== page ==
Prodromal labor is labor that starts and stops before fully active labor begins. It’s often called “false labor,” but this is a poor description. Medical professionals recognize that the contractions are real, but they come and go and labor may not progress.
So, prodromal labor is real in terms of contraction pain and regularity. What makes these contractions different from contractions seen in active labor is that they start and stop.
Prodromal labor contractions will often come and go at the same time each day or at regular intervals. Many mothers, even experienced ones, end up calling their birth team or going to the hospital, thinking labor has begun.
Prodromal labor is really common and can start days, weeks, or even a month or more before active labor begins. Your health care provider will want you to deliver as close to 40 weeks (your due date) as possible. Prodromal labor isn’t an indication for induction or cesarean delivery.
Prodromal labor is often mistaken for Braxton-Hicks contractions, but they’re not the same thing. The majority of pregnant women will experience this type of contraction at some stage during their pregnancy. Braxton-Hicks are essentially practice contractions. They’re your body’s way of preparing for labor.
Braxton-Hicks contractions can cause a very tight, uncomfortable sensation, but they’re not typically regular or intense. They rarely last a long time or grow in intensity. Prodromal labor can follow a very regular pattern. The contractions can vary and grow in intensity.
It’s sometimes possible to ease Braxton-Hicks contractions by drinking water, eating, or relaxing. These activities won’t help ease prodromal labor contractions. Your cervix can also slowly dilate or efface during prodromal labor. This doesn’t usually happen with Braxton-Hicks contractions.
Prodromal labor contractions usually occur less than every five minutes and may stop for long periods. Once active labor begins, your contractions will become more and more frequent and will no longer start and stop.
The closer together your contractions are, the closer you are to meeting your baby. Real labor contractions get longer, stronger, and closer together and progress to delivery without stopping or slowing. Once labor is progressing well (usually once the mother is over 4 centimeters dilated), the labor won’t stop.
There are several theories as to what causes prodromal labor, but the medical community hasn’t identified a specific cause. Most researchers seem to agree that prodromal labor is the body’s way of preparing for active labor. There are several potential contributing factors:
- The position of your baby: You may be more likely to experience prodromal labor if your baby is in breech position. The theory is that the uterus attempts to move the baby with contractions for a period of time and then stops if it doesn’t work.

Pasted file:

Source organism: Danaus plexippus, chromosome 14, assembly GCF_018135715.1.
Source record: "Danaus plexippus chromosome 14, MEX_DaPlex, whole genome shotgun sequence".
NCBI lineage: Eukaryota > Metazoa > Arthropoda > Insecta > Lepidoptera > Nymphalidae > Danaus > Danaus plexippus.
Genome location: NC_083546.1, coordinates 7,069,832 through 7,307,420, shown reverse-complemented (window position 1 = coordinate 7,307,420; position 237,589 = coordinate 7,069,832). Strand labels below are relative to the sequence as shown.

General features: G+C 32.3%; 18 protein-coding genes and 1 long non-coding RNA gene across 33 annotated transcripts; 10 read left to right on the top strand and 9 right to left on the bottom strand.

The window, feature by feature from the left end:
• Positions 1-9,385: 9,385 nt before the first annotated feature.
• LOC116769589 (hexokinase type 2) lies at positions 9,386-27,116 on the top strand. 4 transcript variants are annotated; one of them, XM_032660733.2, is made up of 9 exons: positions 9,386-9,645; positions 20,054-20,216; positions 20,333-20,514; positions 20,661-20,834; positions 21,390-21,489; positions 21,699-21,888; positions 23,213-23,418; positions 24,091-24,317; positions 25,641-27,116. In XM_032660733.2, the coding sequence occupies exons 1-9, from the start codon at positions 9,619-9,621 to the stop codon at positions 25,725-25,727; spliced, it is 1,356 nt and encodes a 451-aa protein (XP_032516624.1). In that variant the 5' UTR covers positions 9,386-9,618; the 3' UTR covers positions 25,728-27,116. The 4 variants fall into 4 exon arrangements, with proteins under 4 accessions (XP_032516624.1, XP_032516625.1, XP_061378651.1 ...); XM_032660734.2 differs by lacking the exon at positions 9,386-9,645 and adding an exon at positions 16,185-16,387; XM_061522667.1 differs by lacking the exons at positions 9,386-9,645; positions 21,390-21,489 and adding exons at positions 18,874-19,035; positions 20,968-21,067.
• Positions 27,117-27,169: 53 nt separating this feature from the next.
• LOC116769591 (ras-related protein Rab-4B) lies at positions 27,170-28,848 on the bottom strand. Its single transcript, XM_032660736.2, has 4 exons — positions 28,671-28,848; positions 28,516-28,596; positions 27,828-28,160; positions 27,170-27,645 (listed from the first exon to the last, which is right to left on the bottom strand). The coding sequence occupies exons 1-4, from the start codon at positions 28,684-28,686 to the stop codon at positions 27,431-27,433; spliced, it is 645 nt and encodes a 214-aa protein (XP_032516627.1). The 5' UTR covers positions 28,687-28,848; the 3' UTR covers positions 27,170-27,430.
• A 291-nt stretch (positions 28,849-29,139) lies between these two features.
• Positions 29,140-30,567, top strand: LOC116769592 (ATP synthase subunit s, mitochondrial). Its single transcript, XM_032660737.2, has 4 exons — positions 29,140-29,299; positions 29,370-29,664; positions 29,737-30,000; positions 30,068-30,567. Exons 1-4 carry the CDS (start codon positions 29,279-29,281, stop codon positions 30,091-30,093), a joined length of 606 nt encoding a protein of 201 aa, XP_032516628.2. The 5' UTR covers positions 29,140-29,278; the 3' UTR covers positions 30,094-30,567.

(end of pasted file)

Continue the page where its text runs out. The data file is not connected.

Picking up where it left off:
- Physical factor: An uneven pelvis or uterine abnormality may lead to these contractions.
- Feeling anxious or afraid: Apprehensive emotions either about your pregnancy or other things in your life may cause prodromal labor.
- History of previous pregnancies: This may be related to the way the uterus changes or relaxes after multiple pregnancies.
Prodromal labor isn’t usually a cause for concern and doesn’t mean that your baby is in distress. But if you do have concerns, you should always contact your healthcare provider.
Does prodromal labor mean active labor is near?
Prodromal labor can occur any time within the last month of your pregnancy. However, it doesn’t necessarily mean active labor is going to happen in the next day or even week. Labor and birth are unpredictable, so there’s really no good way to predict exactly when it will begin. Here are some common telltale signs that may signal that baby will soon be on the way.
Whether or not you need to contact your doctor or midwife will depend on your individual situation. In general, if your pregnancy is low risk, you likely won’t need to contact your healthcare provider if you’re experiencing prodromal labor.
However, it may be difficult to tell if your contractions are a sign of active labor or prodromal labor. You should always reach out to your healthcare providers if you have concerns and to rule out other problems.
If you are close to your due date, try to stay active during contractions. This could include:
- staying upright
- walking around
- using a birthing ball
Rest during periods where contractions have ceased. Remember to stay hydrated and nourished to keep your energy levels up. Use this time to practice your coping mechanisms for getting through each contraction. Breathing and relaxation techniques can be really useful.